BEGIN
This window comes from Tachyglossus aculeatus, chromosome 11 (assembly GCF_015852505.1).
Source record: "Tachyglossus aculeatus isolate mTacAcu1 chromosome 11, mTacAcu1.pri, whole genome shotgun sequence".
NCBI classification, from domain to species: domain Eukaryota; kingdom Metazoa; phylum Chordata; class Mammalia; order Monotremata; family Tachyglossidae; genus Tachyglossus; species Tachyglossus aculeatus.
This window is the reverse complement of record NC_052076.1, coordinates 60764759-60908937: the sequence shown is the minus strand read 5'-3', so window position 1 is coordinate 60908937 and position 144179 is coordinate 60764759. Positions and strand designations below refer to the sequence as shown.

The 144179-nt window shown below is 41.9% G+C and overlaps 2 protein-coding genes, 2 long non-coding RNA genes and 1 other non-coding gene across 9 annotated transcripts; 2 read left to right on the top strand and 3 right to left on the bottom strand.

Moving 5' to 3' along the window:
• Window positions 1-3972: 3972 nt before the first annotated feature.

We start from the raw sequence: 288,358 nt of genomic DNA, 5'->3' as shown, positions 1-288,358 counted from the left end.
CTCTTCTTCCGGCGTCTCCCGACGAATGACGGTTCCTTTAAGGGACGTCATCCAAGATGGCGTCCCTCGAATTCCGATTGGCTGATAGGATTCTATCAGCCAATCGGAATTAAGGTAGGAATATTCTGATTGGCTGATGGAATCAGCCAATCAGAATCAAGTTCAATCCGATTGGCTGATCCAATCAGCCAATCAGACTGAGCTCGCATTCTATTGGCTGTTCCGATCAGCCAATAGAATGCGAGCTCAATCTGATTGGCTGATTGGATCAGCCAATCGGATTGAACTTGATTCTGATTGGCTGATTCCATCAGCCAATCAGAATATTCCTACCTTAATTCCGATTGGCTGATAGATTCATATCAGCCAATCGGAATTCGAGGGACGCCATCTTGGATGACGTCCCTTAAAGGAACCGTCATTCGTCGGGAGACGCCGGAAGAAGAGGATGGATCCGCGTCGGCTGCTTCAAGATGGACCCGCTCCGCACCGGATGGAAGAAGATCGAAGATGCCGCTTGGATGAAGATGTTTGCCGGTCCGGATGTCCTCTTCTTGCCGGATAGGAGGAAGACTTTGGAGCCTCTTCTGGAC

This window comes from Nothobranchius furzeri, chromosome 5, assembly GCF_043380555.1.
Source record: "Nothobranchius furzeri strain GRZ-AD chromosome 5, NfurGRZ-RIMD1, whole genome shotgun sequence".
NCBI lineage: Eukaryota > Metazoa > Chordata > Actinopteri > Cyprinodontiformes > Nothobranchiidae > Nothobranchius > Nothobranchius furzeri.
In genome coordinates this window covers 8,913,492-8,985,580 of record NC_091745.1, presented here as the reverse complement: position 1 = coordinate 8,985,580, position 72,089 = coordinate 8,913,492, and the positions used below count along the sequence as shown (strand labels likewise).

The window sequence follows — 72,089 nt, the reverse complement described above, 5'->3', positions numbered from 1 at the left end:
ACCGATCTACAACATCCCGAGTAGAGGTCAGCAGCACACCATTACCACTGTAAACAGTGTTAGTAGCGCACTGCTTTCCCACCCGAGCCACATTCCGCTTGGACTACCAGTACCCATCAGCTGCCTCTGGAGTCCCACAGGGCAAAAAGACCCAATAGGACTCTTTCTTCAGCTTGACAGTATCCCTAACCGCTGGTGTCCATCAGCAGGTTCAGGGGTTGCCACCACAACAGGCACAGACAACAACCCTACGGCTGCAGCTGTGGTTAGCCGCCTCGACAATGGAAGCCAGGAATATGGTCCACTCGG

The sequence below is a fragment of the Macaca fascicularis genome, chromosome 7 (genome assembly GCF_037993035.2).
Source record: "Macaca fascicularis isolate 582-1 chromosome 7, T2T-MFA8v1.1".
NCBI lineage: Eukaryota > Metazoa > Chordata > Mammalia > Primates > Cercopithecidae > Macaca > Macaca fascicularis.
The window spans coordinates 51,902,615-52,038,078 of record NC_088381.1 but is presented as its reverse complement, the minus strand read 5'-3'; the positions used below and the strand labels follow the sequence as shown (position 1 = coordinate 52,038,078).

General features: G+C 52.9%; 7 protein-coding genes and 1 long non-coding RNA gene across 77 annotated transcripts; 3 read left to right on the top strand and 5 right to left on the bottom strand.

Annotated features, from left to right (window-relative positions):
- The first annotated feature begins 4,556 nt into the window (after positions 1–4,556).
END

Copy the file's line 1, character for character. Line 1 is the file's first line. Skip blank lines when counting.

This window comes from Tachyglossus aculeatus, chromosome 11 (assembly GCF_015852505.1).